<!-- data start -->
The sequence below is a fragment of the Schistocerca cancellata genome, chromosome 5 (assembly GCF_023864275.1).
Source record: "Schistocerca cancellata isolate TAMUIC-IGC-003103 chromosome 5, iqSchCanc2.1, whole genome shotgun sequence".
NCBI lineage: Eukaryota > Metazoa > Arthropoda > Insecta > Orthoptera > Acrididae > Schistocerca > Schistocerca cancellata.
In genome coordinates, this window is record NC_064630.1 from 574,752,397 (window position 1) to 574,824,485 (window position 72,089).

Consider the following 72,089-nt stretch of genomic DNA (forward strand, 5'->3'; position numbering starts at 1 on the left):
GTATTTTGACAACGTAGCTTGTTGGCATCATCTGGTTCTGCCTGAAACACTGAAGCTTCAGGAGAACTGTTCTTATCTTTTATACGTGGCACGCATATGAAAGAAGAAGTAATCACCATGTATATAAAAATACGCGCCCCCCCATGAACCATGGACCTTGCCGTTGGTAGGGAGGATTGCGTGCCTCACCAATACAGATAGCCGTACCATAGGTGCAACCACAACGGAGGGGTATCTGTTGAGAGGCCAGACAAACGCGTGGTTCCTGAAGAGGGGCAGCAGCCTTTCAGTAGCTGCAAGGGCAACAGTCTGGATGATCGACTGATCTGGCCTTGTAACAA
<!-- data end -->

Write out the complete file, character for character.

The sequence below is a fragment of the Schistocerca cancellata genome, chromosome 5 (assembly GCF_023864275.1).
Source record: "Schistocerca cancellata isolate TAMUIC-IGC-003103 chromosome 5, iqSchCanc2.1, whole genome shotgun sequence".
NCBI lineage: Eukaryota > Metazoa > Arthropoda > Insecta > Orthoptera > Acrididae > Schistocerca > Schistocerca cancellata.
In genome coordinates, this window is record NC_064630.1 from 574,752,397 (window position 1) to 574,824,485 (window position 72,089).

Consider the following 72,089-nt stretch of genomic DNA (forward strand, 5'->3'; position numbering starts at 1 on the left):
GTATTTTGACAACGTAGCTTGTTGGCATCATCTGGTTCTGCCTGAAACACTGAAGCTTCAGGAGAACTGTTCTTATCTTTTATACGTGGCACGCATATGAAAGAAGAAGTAATCACCATGTATATAAAAATACGCGCCCCCCCATGAACCATGGACCTTGCCGTTGGTAGGGAGGATTGCGTGCCTCACCAATACAGATAGCCGTACCATAGGTGCAACCACAACGGAGGGGTATCTGTTGAGAGGCCAGACAAACGCGTGGTTCCTGAAGAGGGGCAGCAGCCTTTCAGTAGCTGCAAGGGCAACAGTCTGGATGATCGACTGATCTGGCCTTGTAACAA